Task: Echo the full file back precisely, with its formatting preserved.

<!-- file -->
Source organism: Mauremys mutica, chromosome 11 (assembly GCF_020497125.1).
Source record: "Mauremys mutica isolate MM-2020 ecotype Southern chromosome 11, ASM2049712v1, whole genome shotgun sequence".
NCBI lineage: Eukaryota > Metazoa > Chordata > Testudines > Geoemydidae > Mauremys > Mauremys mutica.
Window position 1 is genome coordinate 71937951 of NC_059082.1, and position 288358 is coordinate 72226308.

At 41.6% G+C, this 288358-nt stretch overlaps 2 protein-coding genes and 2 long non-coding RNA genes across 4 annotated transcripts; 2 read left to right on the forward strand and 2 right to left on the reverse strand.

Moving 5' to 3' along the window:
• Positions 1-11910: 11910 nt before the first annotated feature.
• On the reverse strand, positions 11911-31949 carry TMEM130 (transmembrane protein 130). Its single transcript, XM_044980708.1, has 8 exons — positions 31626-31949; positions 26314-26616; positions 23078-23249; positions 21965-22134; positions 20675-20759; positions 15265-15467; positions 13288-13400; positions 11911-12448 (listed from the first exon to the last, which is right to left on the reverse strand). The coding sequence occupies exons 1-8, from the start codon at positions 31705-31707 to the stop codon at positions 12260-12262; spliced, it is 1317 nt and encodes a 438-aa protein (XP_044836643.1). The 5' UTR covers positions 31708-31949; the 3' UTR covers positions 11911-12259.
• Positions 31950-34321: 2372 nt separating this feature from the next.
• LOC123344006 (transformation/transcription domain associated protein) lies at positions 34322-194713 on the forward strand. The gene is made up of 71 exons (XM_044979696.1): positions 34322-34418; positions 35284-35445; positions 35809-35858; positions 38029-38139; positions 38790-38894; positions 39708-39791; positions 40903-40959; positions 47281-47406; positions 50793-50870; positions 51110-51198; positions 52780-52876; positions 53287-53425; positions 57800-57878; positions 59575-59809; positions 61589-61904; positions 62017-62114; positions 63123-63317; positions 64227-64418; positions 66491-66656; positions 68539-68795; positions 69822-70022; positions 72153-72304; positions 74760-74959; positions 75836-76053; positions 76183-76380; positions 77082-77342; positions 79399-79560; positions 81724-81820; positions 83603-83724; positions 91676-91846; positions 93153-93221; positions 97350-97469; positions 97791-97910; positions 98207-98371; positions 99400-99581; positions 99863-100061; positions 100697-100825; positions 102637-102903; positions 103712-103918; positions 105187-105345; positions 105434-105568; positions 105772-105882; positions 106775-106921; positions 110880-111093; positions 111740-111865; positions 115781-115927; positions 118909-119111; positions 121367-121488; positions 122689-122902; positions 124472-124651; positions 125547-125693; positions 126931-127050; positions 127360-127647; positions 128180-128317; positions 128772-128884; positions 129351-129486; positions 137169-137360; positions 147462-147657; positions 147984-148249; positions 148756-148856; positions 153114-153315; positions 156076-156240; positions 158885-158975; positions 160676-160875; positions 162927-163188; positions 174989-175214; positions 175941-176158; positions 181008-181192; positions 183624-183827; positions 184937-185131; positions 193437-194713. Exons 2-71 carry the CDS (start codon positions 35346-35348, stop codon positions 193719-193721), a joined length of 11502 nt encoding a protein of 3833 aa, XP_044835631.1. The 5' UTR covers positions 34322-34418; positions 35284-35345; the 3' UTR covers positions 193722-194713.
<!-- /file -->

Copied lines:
Source organism: Mauremys mutica, chromosome 11 (assembly GCF_020497125.1).
Source record: "Mauremys mutica isolate MM-2020 ecotype Southern chromosome 11, ASM2049712v1, whole genome shotgun sequence".
NCBI lineage: Eukaryota > Metazoa > Chordata > Testudines > Geoemydidae > Mauremys > Mauremys mutica.
Window position 1 is genome coordinate 71937951 of NC_059082.1, and position 288358 is coordinate 72226308.

At 41.6% G+C, this 288358-nt stretch overlaps 2 protein-coding genes and 2 long non-coding RNA genes across 4 annotated transcripts; 2 read left to right on the forward strand and 2 right to left on the reverse strand.

Moving 5' to 3' along the window:
• Positions 1-11910: 11910 nt before the first annotated feature.
• On the reverse strand, positions 11911-31949 carry TMEM130 (transmembrane protein 130). Its single transcript, XM_044980708.1, has 8 exons — positions 31626-31949; positions 26314-26616; positions 23078-23249; positions 21965-22134; positions 20675-20759; positions 15265-15467; positions 13288-13400; positions 11911-12448 (listed from the first exon to the last, which is right to left on the reverse strand). The coding sequence occupies exons 1-8, from the start codon at positions 31705-31707 to the stop codon at positions 12260-12262; spliced, it is 1317 nt and encodes a 438-aa protein (XP_044836643.1). The 5' UTR covers positions 31708-31949; the 3' UTR covers positions 11911-12259.
• Positions 31950-34321: 2372 nt separating this feature from the next.
• LOC123344006 (transformation/transcription domain associated protein) lies at positions 34322-194713 on the forward strand. The gene is made up of 71 exons (XM_044979696.1): positions 34322-34418; positions 35284-35445; positions 35809-35858; positions 38029-38139; positions 38790-38894; positions 39708-39791; positions 40903-40959; positions 47281-47406; positions 50793-50870; positions 51110-51198; positions 52780-52876; positions 53287-53425; positions 57800-57878; positions 59575-59809; positions 61589-61904; positions 62017-62114; positions 63123-63317; positions 64227-64418; positions 66491-66656; positions 68539-68795; positions 69822-70022; positions 72153-72304; positions 74760-74959; positions 75836-76053; positions 76183-76380; positions 77082-77342; positions 79399-79560; positions 81724-81820; positions 83603-83724; positions 91676-91846; positions 93153-93221; positions 97350-97469; positions 97791-97910; positions 98207-98371; positions 99400-99581; positions 99863-100061; positions 100697-100825; positions 102637-102903; positions 103712-103918; positions 105187-105345; positions 105434-105568; positions 105772-105882; positions 106775-106921; positions 110880-111093; positions 111740-111865; positions 115781-115927; positions 118909-119111; positions 121367-121488; positions 122689-122902; positions 124472-124651; positions 125547-125693; positions 126931-127050; positions 127360-127647; positions 128180-128317; positions 128772-128884; positions 129351-129486; positions 137169-137360; positions 147462-147657; positions 147984-148249; positions 148756-148856; positions 153114-153315; positions 156076-156240; positions 158885-158975; positions 160676-160875; positions 162927-163188; positions 174989-175214; positions 175941-176158; positions 181008-181192; positions 183624-183827; positions 184937-185131; positions 193437-194713. Exons 2-71 carry the CDS (start codon positions 35346-35348, stop codon positions 193719-193721), a joined length of 11502 nt encoding a protein of 3833 aa, XP_044835631.1. The 5' UTR covers positions 34322-34418; positions 35284-35345; the 3' UTR covers positions 193722-194713.